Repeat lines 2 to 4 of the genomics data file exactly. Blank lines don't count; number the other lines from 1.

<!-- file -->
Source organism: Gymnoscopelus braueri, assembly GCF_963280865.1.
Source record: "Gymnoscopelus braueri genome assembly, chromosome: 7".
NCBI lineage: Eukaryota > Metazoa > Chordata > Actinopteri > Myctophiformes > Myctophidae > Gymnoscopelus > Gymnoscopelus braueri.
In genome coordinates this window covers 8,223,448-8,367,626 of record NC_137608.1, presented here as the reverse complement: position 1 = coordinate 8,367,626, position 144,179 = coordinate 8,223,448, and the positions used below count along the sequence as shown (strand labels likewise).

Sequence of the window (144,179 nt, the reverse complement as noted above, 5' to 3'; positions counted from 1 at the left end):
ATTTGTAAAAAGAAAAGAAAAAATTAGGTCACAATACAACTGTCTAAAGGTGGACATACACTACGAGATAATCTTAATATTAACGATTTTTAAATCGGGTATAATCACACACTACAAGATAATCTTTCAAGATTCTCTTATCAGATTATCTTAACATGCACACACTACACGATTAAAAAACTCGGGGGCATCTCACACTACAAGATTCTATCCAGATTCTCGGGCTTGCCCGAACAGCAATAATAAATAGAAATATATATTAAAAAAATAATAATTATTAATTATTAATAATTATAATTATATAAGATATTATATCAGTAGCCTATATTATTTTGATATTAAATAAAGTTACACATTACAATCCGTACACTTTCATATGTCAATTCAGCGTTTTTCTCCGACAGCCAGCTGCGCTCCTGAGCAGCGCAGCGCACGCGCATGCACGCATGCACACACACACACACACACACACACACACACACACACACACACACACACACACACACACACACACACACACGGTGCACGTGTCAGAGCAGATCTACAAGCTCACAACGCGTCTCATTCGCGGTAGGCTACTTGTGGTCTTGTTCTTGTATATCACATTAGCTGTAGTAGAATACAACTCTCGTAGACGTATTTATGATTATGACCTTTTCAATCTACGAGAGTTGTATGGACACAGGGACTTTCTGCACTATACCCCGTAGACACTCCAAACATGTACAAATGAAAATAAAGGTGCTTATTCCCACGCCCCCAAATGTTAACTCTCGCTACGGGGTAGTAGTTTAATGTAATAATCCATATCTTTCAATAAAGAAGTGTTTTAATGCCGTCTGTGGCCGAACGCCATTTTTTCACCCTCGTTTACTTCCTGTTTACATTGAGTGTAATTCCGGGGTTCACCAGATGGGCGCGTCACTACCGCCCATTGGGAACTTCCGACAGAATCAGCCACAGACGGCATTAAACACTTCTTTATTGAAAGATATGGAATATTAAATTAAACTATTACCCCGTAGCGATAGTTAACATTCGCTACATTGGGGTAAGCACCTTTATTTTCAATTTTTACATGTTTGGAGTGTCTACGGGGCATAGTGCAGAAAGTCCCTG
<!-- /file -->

Source record: "Gymnoscopelus braueri genome assembly, chromosome: 7".
NCBI lineage: Eukaryota > Metazoa > Chordata > Actinopteri > Myctophiformes > Myctophidae > Gymnoscopelus > Gymnoscopelus braueri.
In genome coordinates this window covers 8,223,448-8,367,626 of record NC_137608.1, presented here as the reverse complement: position 1 = coordinate 8,367,626, position 144,179 = coordinate 8,223,448, and the positions used below count along the sequence as shown (strand labels likewise).